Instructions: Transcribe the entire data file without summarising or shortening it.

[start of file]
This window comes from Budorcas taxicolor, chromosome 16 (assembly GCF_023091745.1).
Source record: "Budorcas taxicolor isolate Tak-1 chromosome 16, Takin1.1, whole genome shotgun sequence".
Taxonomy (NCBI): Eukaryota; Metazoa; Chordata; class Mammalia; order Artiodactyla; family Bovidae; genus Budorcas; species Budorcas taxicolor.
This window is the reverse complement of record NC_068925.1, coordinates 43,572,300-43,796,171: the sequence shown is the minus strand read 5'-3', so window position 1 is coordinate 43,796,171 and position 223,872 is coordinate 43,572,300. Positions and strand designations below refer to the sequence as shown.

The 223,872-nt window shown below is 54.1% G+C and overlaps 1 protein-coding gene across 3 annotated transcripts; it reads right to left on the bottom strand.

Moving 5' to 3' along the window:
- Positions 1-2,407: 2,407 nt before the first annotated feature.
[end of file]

This window comes from Budorcas taxicolor, chromosome 16 (assembly GCF_023091745.1).
Source record: "Budorcas taxicolor isolate Tak-1 chromosome 16, Takin1.1, whole genome shotgun sequence".
Taxonomy (NCBI): Eukaryota; Metazoa; Chordata; class Mammalia; order Artiodactyla; family Bovidae; genus Budorcas; species Budorcas taxicolor.
This window is the reverse complement of record NC_068925.1, coordinates 43,572,300-43,796,171: the sequence shown is the minus strand read 5'-3', so window position 1 is coordinate 43,796,171 and position 223,872 is coordinate 43,572,300. Positions and strand designations below refer to the sequence as shown.

The 223,872-nt window shown below is 54.1% G+C and overlaps 1 protein-coding gene across 3 annotated transcripts; it reads right to left on the bottom strand.

Moving 5' to 3' along the window:
- Positions 1-2,407: 2,407 nt before the first annotated feature.